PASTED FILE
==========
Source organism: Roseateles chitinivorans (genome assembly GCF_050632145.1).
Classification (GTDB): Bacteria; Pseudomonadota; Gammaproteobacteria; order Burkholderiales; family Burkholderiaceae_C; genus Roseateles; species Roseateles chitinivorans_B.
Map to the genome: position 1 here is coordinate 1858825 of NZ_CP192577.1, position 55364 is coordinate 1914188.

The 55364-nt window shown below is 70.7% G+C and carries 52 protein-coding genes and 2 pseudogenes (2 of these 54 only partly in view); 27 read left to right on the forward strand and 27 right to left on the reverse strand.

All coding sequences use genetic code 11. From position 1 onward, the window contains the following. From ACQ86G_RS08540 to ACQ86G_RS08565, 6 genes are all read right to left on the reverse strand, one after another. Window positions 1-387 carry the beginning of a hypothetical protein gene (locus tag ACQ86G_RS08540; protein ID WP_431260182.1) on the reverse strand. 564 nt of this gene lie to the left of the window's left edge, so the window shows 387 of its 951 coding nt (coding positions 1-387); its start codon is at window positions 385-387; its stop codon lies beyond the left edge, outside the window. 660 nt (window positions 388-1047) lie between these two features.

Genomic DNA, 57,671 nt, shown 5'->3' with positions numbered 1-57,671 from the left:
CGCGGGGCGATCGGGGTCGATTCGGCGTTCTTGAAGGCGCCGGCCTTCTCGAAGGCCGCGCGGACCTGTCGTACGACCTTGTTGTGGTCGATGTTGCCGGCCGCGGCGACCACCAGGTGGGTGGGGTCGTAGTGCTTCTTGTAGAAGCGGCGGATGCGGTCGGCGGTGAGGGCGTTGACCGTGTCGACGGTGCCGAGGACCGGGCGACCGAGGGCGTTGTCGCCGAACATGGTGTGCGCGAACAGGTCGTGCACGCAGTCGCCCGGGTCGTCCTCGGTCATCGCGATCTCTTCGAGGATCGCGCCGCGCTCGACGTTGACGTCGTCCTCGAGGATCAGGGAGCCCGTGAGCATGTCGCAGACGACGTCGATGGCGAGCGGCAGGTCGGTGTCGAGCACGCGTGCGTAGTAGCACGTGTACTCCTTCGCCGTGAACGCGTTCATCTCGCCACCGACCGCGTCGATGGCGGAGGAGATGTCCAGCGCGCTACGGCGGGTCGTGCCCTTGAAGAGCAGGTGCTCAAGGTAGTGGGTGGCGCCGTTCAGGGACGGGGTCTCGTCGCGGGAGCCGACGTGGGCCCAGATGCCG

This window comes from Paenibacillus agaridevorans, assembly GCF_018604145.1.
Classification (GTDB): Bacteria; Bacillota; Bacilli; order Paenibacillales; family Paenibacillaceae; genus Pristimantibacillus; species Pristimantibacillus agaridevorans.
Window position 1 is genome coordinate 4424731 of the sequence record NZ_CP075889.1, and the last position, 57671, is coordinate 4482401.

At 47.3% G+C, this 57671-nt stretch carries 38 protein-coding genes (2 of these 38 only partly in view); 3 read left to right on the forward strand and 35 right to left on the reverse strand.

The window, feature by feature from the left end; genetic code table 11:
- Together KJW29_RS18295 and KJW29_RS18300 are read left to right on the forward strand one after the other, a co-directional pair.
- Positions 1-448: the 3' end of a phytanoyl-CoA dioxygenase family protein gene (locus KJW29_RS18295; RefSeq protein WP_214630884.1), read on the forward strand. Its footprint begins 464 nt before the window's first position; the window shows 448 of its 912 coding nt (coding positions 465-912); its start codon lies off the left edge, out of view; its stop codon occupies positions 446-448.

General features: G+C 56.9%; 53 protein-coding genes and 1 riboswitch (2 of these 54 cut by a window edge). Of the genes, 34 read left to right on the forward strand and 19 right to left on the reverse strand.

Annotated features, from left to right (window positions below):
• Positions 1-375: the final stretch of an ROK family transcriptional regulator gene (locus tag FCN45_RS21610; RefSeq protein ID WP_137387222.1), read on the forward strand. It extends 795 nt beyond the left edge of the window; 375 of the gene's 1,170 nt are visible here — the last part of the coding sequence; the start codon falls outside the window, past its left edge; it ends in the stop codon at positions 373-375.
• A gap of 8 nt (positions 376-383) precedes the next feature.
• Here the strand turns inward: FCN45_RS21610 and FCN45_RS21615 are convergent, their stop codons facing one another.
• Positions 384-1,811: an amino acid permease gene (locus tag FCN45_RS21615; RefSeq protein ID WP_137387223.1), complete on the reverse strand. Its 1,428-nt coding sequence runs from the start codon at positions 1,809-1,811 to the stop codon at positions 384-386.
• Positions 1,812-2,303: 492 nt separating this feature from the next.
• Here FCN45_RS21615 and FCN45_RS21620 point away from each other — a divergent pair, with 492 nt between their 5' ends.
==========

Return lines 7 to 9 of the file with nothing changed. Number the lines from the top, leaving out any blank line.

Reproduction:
CGCGGGGCGATCGGGGTCGATTCGGCGTTCTTGAAGGCGCCGGCCTTCTCGAAGGCCGCGCGGACCTGTCGTACGACCTTGTTGTGGTCGATGTTGCCGGCCGCGGCGACCACCAGGTGGGTGGGGTCGTAGTGCTTCTTGTAGAAGCGGCGGATGCGGTCGGCGGTGAGGGCGTTGACCGTGTCGACGGTGCCGAGGACCGGGCGACCGAGGGCGTTGTCGCCGAACATGGTGTGCGCGAACAGGTCGTGCACGCAGTCGCCCGGGTCGTCCTCGGTCATCGCGATCTCTTCGAGGATCGCGCCGCGCTCGACGTTGACGTCGTCCTCGAGGATCAGGGAGCCCGTGAGCATGTCGCAGACGACGTCGATGGCGAGCGGCAGGTCGGTGTCGAGCACGCGTGCGTAGTAGCACGTGTACTCCTTCGCCGTGAACGCGTTCATCTCGCCACCGACCGCGTCGATGGCGGAGGAGATGTCCAGCGCGCTACGGCGGGTCGTGCCCTTGAAGAGCAGGTGCTCAAGGTAGTGGGTGGCGCCGTTCAGGGACGGGGTCTCGTCGCGGGAGCCGACGTGGGCCCAGATGCCG

This window comes from Paenibacillus agaridevorans, assembly GCF_018604145.1.
Classification (GTDB): Bacteria; Bacillota; Bacilli; order Paenibacillales; family Paenibacillaceae; genus Pristimantibacillus; species Pristimantibacillus agaridevorans.